22 December 2011
Designer clothes and food parcels for the needy this Christmas
In the run up to Christmas things are even more busy than usual for Christian charity His Church, who distribute quality food and clothing to those who need it most.
Rather than destroying counterfeit designer clothes, customs, trading standards and other organisations are now handing them over to His Church to re-brand then distribute to the homeless and vulnerable. Supermarkets are following suit with items they can no longer sell.
The Bedfordshire-based charity was inspired to redistribute clothes and food that would otherwise be rendered useless six years ago.
It all started with an £8 Morrisons voucher donation, according to the church's charity co-ordinator Richard Humphrey, who explains that when they arrived to pick up the voucher Morrisons also gave them half a palette of Heinz soup tins. "God made us a promise to bring food and feed his people. We began small and with faith we have become bigger."
His Church is now subdivided into His Food, His Clothes and His Supplies. On the clothing Richard explains: "We de-brand and re-brand, we've evolved by providing solutions to people's problems."
Every year customs and trading standards spend a fortune on storing fake clothes while waiting for a court decision, and once the items have been proved to be fake the authorities have to pay incineration or landfill costs. The same is true for food items that can no longer be sold. As Richard explains: "Everything is perfect quality, nothing is past its sell-by date. There could have been a labelling issue - tins could have been wrongly labelled - or maybe the products were end-of-line or leftovers.
"We were given 20 pallets of margarine because a supermarket pulled its promotion and similar amounts of pasta because it was the wrong shape.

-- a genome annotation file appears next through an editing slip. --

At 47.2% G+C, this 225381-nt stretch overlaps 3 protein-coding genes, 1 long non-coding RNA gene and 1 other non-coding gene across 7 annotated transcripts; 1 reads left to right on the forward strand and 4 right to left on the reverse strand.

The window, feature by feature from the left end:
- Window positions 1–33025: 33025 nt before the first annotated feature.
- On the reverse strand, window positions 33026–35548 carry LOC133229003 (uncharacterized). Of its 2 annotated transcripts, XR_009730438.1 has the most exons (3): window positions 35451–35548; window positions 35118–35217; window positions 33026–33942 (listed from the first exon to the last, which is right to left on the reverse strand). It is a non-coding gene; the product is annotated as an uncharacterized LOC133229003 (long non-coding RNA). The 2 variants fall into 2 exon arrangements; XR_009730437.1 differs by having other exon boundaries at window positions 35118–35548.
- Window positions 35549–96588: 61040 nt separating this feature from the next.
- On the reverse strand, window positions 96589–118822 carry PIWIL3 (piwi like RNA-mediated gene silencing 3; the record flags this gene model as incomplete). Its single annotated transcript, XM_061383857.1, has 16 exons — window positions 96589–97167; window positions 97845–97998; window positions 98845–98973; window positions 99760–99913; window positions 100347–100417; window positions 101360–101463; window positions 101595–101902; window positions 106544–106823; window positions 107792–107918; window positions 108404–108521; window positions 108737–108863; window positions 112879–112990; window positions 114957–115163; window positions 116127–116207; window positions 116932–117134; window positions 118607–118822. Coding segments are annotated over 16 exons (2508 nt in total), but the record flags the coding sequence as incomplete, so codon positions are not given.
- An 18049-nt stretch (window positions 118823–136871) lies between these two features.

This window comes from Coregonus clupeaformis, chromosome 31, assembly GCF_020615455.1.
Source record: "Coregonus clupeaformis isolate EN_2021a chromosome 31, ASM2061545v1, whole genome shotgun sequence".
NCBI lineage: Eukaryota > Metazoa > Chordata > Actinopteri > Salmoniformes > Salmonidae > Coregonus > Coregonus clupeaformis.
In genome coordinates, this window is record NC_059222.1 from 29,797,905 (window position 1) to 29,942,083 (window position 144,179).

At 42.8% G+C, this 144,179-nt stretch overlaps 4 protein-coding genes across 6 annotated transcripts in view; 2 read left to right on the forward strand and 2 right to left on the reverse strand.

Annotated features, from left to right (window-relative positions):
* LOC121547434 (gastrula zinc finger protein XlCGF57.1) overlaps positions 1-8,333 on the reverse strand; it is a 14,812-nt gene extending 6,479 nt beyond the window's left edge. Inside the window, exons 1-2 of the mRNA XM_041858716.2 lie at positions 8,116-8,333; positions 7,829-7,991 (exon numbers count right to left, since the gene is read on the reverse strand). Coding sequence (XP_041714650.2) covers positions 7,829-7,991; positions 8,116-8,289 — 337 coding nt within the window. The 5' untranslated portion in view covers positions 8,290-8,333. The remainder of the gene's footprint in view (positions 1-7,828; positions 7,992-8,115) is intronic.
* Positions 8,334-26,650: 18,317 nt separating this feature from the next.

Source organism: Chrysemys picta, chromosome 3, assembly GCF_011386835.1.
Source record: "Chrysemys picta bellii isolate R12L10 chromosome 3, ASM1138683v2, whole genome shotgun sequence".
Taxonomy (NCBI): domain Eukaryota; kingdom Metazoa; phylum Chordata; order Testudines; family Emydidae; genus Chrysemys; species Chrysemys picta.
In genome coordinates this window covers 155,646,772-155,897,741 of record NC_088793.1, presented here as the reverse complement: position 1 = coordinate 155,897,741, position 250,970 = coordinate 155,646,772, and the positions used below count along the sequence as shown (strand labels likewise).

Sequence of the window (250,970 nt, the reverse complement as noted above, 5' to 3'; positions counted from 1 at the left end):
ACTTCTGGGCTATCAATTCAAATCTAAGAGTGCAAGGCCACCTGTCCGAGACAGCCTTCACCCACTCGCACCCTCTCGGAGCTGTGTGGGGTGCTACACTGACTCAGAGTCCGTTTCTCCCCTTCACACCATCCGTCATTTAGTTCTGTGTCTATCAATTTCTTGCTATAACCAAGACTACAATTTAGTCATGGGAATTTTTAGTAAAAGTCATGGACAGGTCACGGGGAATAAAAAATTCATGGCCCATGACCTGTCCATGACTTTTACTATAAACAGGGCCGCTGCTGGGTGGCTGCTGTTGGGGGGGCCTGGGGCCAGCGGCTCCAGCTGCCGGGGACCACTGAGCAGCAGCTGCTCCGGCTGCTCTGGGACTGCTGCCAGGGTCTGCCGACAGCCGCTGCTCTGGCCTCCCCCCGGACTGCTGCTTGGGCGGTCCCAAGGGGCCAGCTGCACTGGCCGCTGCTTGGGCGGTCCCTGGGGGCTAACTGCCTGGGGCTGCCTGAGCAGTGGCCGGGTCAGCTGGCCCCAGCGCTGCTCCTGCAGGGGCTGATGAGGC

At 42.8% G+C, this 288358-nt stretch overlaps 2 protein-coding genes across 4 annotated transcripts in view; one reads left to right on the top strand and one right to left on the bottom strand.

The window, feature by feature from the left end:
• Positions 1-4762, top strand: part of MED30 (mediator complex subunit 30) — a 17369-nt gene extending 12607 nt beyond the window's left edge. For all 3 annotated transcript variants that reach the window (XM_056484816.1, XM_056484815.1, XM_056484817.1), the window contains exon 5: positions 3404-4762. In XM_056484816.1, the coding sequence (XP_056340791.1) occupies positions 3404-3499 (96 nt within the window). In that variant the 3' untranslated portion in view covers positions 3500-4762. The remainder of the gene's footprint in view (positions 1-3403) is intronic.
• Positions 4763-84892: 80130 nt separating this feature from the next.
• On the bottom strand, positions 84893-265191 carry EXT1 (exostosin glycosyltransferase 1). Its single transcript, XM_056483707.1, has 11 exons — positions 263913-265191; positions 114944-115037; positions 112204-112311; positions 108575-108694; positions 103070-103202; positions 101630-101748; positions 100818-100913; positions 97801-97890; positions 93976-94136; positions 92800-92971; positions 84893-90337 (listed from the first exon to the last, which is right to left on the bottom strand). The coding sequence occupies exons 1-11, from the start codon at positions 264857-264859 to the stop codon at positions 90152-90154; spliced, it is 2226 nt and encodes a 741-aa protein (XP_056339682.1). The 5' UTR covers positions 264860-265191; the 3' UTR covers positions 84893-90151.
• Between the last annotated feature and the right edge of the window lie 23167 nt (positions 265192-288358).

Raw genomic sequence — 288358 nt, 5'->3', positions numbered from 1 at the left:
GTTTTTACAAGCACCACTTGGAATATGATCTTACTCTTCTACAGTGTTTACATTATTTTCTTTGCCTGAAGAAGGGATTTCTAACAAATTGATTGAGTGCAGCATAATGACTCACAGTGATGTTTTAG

"The manufacturers have a problem because they can't sell or store them - so if we take the products and recycle them, it saves going to landfill."
So His Church are helping the organisations too when they pass on the high-quality goods to the 250 homeless centres and women's shelters across the country they now support.
The charity now works with 90 per cent of British Trading Standards authorities to hand over the fake designer clothes they seize - the police and Customs are now on board too. In fact the industrial sewing machines they now use to patch over pirated labels were recently given to them by UK Customs officials who had seized the machines from criminal gangs.
The organisation is now getting phone calls from as far away as America too. Tommy Hilfiger called from the States to ask for help, saying they believed His Church "were the world leaders in re-branding counterfeit clothes".
All this has been achieved with just 30 volunteers and very little media coverage - in fact His Church doesn't even have a website.
Richard says: "Christmas can often be a time when there's an expectation of people to have a good time, but there are so many people whose circumstances bring a lot of despair. It's fantastic to be able to give them clothes of great quality as it also gives them a lot of hope and dignity.
"With the best will in the world, charity clothes are second-hand - in this case they are brand new and in the right size. It would be a greater crime to throw the clothes away than it was to make them in the first place."
For more information contact His Church on 01933 623236 or email firstname.lastname@example.org